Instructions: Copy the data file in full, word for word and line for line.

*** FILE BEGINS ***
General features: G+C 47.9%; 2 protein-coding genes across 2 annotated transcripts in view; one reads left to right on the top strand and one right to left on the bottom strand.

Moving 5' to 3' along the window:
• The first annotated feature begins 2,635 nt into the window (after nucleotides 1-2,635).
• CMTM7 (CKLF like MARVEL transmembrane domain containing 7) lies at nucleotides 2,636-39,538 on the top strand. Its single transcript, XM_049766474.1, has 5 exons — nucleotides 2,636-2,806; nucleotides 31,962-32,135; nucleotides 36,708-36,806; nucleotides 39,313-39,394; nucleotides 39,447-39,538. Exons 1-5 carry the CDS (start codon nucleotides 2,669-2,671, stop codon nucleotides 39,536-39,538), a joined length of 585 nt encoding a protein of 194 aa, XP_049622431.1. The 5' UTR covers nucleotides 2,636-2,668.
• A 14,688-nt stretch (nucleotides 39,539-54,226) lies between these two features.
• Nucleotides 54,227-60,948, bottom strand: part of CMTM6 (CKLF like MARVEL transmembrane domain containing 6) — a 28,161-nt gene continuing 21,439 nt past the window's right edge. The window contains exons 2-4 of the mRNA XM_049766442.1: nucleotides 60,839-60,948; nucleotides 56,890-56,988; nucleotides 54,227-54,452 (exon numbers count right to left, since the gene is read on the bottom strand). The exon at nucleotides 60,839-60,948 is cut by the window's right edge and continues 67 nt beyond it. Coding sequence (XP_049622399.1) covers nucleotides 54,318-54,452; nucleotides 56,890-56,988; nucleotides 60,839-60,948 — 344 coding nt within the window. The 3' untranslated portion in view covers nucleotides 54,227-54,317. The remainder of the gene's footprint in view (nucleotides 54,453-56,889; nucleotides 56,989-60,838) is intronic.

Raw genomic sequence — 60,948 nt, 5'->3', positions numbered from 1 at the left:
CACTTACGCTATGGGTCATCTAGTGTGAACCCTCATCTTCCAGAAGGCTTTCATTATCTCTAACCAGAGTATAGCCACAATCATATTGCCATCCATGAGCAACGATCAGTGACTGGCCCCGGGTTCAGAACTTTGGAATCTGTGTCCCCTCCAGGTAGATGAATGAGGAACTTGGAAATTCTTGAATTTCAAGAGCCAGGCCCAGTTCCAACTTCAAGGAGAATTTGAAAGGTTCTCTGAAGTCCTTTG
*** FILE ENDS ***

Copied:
General features: G+C 47.9%; 2 protein-coding genes across 2 annotated transcripts in view; one reads left to right on the top strand and one right to left on the bottom strand.

Moving 5' to 3' along the window:
• The first annotated feature begins 2,635 nt into the window (after nucleotides 1-2,635).
• CMTM7 (CKLF like MARVEL transmembrane domain containing 7) lies at nucleotides 2,636-39,538 on the top strand. Its single transcript, XM_049766474.1, has 5 exons — nucleotides 2,636-2,806; nucleotides 31,962-32,135; nucleotides 36,708-36,806; nucleotides 39,313-39,394; nucleotides 39,447-39,538. Exons 1-5 carry the CDS (start codon nucleotides 2,669-2,671, stop codon nucleotides 39,536-39,538), a joined length of 585 nt encoding a protein of 194 aa, XP_049622431.1. The 5' UTR covers nucleotides 2,636-2,668.
• A 14,688-nt stretch (nucleotides 39,539-54,226) lies between these two features.
• Nucleotides 54,227-60,948, bottom strand: part of CMTM6 (CKLF like MARVEL transmembrane domain containing 6) — a 28,161-nt gene continuing 21,439 nt past the window's right edge. The window contains exons 2-4 of the mRNA XM_049766442.1: nucleotides 60,839-60,948; nucleotides 56,890-56,988; nucleotides 54,227-54,452 (exon numbers count right to left, since the gene is read on the bottom strand). The exon at nucleotides 60,839-60,948 is cut by the window's right edge and continues 67 nt beyond it. Coding sequence (XP_049622399.1) covers nucleotides 54,318-54,452; nucleotides 56,890-56,988; nucleotides 60,839-60,948 — 344 coding nt within the window. The 3' untranslated portion in view covers nucleotides 54,227-54,317. The remainder of the gene's footprint in view (nucleotides 54,453-56,889; nucleotides 56,989-60,838) is intronic.

Raw genomic sequence — 60,948 nt, 5'->3', positions numbered from 1 at the left:
CACTTACGCTATGGGTCATCTAGTGTGAACCCTCATCTTCCAGAAGGCTTTCATTATCTCTAACCAGAGTATAGCCACAATCATATTGCCATCCATGAGCAACGATCAGTGACTGGCCCCGGGTTCAGAACTTTGGAATCTGTGTCCCCTCCAGGTAGATGAATGAGGAACTTGGAAATTCTTGAATTTCAAGAGCCAGGCCCAGTTCCAACTTCAAGGAGAATTTGAAAGGTTCTCTGAAGTCCTTTG